Children are very sensitive. They can feel the feelingsof the adults around them, such stressed, sad or keeping secrets .
Children should be informed for the death of a loved one. Death should be dealt with openly and honestly. Remember that children can providing solutions for adults that it is difficult for them to understand why their loved one cannot recover again. Explaining the process of dying, perhaps with the help of the right books, is a healthier approach than denying tragedy.
Although inherently resilient, children should not be assumed to be unaffected by death. They may be angry, fearful, sad, confused, guilty... Those are inevitable condition.
Therefore, as a child's guardian, care should be taken to avoid referring to death as "just like sleeping" or "going to sleep", as this can make young children fear going to bed at night. They may believe they will not wake up again in the morning. Euphemisms such as these can ultimately do more harm than good.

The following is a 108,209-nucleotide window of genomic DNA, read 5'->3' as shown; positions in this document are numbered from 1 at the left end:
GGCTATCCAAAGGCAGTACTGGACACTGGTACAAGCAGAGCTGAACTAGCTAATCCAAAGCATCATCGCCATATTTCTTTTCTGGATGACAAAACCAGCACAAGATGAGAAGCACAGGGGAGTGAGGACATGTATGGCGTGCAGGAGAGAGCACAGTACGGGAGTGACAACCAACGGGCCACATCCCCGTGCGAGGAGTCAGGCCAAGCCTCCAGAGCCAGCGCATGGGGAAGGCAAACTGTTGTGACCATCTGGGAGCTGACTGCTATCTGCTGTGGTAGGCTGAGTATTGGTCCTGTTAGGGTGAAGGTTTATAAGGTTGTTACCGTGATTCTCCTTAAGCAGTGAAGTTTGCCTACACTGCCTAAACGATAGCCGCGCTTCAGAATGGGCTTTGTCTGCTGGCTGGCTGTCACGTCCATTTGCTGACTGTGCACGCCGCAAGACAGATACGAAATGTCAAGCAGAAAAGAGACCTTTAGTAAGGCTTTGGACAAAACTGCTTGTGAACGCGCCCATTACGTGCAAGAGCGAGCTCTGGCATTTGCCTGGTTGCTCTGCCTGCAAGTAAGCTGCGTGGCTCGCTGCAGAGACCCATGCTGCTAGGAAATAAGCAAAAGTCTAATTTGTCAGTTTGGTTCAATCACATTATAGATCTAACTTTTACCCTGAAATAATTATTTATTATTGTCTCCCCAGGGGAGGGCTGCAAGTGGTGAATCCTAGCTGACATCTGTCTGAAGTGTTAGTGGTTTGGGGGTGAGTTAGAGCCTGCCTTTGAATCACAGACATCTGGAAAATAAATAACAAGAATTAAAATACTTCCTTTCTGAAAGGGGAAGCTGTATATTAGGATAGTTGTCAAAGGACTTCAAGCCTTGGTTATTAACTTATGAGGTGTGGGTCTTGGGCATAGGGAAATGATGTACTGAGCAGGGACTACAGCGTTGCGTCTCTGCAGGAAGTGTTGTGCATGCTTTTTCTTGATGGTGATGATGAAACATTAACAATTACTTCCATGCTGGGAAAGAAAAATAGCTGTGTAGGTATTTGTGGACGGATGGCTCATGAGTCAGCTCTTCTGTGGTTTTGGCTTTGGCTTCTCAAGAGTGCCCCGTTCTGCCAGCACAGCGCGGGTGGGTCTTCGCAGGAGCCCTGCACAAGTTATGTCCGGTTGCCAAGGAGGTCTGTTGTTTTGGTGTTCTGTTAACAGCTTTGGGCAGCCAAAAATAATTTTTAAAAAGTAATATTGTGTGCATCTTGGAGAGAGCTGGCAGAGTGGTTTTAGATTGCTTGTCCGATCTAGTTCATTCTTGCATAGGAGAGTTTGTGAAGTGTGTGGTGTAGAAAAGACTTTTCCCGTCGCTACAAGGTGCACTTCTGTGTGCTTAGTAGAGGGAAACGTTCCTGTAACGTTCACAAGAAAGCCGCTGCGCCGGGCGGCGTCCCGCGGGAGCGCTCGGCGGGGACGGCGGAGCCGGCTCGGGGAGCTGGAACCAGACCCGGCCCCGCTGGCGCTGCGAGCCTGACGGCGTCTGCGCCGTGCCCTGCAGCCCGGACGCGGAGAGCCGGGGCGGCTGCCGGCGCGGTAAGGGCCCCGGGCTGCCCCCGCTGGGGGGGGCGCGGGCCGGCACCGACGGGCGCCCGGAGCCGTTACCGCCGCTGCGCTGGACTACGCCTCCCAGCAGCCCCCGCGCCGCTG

Involve older children in decisions about the death of a close friend or relative. They may want a special tribute and should not be overlooked when giving items. Maintaining a familiar routine, especially with younger children, may help, but care should be taken not to push children into situations until they are ready. Allow older children plenty of time to grieve and avoid sending them back to school too early.
In addition, care should be taken to express emotions. Children should be encouraged to talk about their feelings. Older children may find internet support groups, but online activity should be carefully monitored during this vulnerable time. If those closest to them are unable to provide support due to their own grief, the child should be comforted by a close adult friend, perhaps a favourite aunt or uncle.
It is important to ensure that children understand that although this is a difficult time to deal with and the loss will always be with them, the grief will pass.
Click here to find replacement to help children get out of grief.